Te Arawhiti a game-changer?
When Kelvin Davis was announced as the Minister of Crown–Māori Relations in the wake of the 2017 general election, nobody was quite clear what that new portfolio was going to look like, writes Dr Carwyn Jones.
Now Cabinet has approved the final scope of the portfolio and agreed to establish a new agency, the Office for Māori Crown Relations: Te Arawhiti.
Critics have questioned whether a new agency is necessary. That criticism seems to be based on a limited and narrow view of what the Māori–Crown relationship ought to look like and how it should develop. The details that have been released about the new agency hint at the possibilities of seeing this relationship explored on a bigger canvas.
Of course, the establishment of a new agency cannot be seen as a game-changer in and of itself. But the basic framework that has been outlined for Te Arawhiti does appear to signal a definite shift in the way government intends to approach and to develop the Māori–Crown relationship.
Significantly, the negotiation and settlement of historical breaches of the Treaty of Waitangi/Te Tiriti o Waitangi now seem to be more clearly viewed as part of an ongoing Treaty partnership. Davis has announced that the Office of Treaty Settlements, the Settlement Commitments Unit and the Marine and Coastal Area (Takutai Moana) Team (which manages applications for customary rights in relation to the coastal marine area) will be consolidated with the current Crown–Māori Relations Unit. This is important because establishing and maintaining good relationships today should not depend on demonstrating a poor relationship in the past. Addressing the wrongs of the past is crucial, but to view historical Treaty breaches as the reason for establishing innovative, collaborative partnerships is extremely limiting.
It has always been something of a façade to suggest Treaty settlements are simply about providing redress for historical breach.
There are some key aspects of settlements that bear a direct link to historical breaches of Treaty principles. For example, the provision of financial and commercial redress as reparation and the return of lands alienated in breach of the Crown’s Treaty obligations. These are important parts of the settlement package that help to provide a platform for a renewed relationship with the Crown, as do Crown acknowledgements of and apologies for Treaty breaches.
But Treaty settlements also provide for a range of mechanisms that establish partnerships with government agencies, setting out protocols for how those agencies will work with iwi. By and large, these relationships simply implement the kind of good faith interaction that is inherent in the Treaty partnership, independent of any past breach. That is, it should be business as usual for government agencies to be communicating with iwi, collaboratively agreeing plans and priorities, and co-designing policy and service delivery.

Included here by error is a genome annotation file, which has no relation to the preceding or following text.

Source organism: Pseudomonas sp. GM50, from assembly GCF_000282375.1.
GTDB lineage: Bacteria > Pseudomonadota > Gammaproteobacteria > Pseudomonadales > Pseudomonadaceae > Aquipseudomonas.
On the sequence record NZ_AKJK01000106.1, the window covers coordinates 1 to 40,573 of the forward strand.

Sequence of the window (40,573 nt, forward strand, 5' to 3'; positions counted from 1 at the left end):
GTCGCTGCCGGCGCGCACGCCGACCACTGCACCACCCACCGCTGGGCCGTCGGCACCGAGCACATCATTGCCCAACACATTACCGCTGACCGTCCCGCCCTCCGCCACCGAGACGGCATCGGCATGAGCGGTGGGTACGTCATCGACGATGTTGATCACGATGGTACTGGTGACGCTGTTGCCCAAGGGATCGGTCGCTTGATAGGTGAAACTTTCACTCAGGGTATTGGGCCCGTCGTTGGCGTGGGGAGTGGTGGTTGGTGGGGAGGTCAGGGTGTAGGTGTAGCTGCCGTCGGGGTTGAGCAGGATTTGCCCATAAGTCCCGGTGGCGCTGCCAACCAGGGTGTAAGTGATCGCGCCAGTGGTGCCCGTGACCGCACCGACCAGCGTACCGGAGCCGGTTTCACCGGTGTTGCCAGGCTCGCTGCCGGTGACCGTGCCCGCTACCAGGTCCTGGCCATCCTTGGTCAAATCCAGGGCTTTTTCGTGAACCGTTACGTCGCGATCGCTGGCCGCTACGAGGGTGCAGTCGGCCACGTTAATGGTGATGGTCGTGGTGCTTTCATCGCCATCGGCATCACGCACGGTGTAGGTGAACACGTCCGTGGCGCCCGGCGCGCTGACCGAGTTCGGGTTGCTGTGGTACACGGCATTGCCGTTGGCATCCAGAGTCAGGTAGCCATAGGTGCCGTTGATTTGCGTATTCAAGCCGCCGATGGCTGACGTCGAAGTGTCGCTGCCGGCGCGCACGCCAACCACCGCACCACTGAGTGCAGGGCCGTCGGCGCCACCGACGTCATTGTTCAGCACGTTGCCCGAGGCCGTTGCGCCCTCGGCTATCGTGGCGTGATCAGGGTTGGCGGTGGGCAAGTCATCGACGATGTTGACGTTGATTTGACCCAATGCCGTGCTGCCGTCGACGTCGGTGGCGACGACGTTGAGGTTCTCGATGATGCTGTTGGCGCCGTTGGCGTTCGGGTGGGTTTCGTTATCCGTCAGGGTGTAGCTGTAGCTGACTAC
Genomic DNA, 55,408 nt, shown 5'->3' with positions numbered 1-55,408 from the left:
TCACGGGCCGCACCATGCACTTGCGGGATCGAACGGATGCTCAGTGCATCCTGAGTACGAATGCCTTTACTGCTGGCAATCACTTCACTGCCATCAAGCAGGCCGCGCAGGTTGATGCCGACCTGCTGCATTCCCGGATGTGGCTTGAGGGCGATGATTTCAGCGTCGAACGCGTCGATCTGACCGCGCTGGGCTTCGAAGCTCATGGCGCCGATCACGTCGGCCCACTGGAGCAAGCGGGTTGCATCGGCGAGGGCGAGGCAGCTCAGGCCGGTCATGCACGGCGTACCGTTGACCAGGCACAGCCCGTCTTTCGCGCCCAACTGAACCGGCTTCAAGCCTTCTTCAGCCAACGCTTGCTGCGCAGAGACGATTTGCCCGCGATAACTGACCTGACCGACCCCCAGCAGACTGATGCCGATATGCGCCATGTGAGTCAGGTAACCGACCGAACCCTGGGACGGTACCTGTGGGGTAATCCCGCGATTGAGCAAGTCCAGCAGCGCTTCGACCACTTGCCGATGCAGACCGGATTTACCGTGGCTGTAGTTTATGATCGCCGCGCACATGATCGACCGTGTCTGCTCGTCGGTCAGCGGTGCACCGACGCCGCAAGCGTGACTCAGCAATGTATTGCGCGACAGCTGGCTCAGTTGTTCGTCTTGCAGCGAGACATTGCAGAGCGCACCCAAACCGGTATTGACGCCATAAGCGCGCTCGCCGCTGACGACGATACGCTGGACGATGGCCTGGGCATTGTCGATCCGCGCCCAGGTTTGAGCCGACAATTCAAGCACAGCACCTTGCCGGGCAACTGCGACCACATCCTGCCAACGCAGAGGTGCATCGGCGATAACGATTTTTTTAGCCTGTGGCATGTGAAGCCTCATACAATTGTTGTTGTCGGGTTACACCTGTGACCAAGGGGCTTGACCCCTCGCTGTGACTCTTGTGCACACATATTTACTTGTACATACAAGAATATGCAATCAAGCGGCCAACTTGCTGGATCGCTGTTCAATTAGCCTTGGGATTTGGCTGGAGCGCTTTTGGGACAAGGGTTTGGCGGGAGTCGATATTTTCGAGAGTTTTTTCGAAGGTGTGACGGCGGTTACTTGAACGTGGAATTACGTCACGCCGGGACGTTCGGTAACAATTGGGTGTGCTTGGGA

Agencies’ agreement to enter into that kind of engagement should not need to be negotiated on a case by case basis. It should be part of being a responsible Treaty partner. Framing these matters in the context of historical claims and settlements not only results in uneven outcomes for iwi across the country but positions these matters as transactional commitments to be adhered to like the terms of a contract, as opposed to steps that may be taken to support the strategic development of a flourishing Treaty partnership. The new organisational structure appears to recognise this.
Among the matters on which Te Arawhiti is to provide strategic leadership is “the constitutional and institutional arrangements supporting partnerships between the Crown and Māori”. This is imperative. If the Government is genuinely committed to perfecting the Treaty partnership, this must include some consideration of constitutional reform. If the Treaty of Waitangi is the foundation of the Māori–Crown relationship, our constitutional arrangements need to also be founded on the Treaty, in order to make that partnership a reality in the exercise of public power.
Again, the framework announced for Te Arawhiti points to an important shift in focus. This new agency is intended to be proactive and strategic about developing the Māori–Crown relationship in a post-settlement era. The Treaty relationship has always been about much more than historical breach and redress. At its heart, it is a constitutional relationship, and, since 1840, Māori have consistently sought ways to give effect to the constitutional relationship envisaged by the Treaty.
I wouldn’t want to be naïve about the ability of a new government agency to transform the Māori–Crown relationship overnight, but perhaps, with the establishment of Te Arawhiti, we can perceive that the Crown is beginning to see both the benefit and necessity of understanding the Treaty in these constitutional terms.
Or is that a bridge too far for the Crown? I hope not, because that shift in thinking really could be a game-changer.
This article originally appeared on Newsroom.